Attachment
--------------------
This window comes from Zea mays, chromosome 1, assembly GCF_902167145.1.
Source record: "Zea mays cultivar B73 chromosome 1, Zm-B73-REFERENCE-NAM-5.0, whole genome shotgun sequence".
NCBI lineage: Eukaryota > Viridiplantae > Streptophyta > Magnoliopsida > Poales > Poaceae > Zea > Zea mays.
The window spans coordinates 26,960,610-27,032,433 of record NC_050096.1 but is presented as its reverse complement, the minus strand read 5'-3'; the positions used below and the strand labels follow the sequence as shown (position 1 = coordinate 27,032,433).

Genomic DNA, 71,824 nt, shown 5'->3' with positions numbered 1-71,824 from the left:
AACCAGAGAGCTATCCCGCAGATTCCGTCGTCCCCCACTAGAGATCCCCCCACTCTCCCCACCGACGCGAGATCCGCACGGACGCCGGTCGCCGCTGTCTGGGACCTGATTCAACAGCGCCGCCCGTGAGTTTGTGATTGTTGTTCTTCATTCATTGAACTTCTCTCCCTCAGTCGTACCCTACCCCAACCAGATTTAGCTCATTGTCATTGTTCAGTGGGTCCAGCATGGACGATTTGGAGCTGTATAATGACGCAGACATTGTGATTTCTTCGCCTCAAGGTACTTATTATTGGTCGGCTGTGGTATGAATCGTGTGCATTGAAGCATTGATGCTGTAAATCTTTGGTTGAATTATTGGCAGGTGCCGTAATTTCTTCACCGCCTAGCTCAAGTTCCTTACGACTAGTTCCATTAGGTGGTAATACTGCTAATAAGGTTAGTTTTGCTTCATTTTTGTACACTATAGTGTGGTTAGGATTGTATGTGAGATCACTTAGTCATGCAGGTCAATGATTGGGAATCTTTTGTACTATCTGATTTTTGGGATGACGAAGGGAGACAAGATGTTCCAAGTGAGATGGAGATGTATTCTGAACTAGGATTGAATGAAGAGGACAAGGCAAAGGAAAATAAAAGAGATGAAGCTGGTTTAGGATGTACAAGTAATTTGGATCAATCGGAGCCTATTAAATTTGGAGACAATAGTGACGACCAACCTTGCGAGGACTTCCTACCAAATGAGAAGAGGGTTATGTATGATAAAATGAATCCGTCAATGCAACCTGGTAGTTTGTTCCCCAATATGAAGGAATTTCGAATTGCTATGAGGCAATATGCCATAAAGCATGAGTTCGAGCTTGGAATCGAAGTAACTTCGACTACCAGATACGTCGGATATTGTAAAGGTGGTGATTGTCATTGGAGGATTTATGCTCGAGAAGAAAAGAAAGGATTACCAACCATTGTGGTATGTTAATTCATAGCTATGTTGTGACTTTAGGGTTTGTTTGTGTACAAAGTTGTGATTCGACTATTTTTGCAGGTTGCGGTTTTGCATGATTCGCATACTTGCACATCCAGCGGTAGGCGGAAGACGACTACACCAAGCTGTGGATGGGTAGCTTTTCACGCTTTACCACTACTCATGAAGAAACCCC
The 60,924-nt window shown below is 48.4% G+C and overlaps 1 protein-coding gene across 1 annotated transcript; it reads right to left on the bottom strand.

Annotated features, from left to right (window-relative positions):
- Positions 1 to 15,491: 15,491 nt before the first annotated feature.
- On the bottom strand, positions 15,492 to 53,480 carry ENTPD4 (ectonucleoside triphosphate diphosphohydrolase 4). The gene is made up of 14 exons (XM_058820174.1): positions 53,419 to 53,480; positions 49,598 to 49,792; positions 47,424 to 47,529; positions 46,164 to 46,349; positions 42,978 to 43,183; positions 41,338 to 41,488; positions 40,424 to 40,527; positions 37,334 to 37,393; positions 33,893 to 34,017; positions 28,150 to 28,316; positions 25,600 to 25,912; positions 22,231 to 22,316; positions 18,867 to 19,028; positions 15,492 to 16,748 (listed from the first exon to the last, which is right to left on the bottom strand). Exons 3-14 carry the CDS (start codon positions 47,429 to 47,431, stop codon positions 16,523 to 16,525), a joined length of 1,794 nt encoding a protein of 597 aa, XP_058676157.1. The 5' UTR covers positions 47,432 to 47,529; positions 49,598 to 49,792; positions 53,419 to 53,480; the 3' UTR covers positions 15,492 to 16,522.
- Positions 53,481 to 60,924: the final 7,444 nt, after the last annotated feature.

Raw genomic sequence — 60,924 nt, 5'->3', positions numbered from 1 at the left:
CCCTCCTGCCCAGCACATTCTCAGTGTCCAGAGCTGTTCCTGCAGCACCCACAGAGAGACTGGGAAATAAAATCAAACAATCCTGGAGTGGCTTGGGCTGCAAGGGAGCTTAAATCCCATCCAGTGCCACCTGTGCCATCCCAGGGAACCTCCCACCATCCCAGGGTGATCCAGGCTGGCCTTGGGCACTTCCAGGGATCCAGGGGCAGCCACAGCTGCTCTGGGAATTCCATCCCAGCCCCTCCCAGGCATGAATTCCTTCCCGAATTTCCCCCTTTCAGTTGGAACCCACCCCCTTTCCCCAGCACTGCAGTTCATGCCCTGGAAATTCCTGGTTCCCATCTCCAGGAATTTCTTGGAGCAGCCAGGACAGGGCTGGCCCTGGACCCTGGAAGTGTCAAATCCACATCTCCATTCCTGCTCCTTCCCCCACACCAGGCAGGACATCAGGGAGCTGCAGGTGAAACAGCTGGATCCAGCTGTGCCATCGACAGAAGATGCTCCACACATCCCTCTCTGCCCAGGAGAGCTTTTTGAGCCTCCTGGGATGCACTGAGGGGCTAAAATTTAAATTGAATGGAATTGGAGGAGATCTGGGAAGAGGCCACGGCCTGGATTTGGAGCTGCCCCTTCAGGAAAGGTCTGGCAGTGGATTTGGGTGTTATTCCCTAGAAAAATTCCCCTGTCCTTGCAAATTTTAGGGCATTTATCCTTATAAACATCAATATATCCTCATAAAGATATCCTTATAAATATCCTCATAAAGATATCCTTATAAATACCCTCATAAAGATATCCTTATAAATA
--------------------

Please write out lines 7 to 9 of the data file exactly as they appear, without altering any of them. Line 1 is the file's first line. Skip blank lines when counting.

The 60,924-nt window shown below is 48.4% G+C and overlaps 1 protein-coding gene across 1 annotated transcript; it reads right to left on the bottom strand.

Annotated features, from left to right (window-relative positions):
- Positions 1 to 15,491: 15,491 nt before the first annotated feature.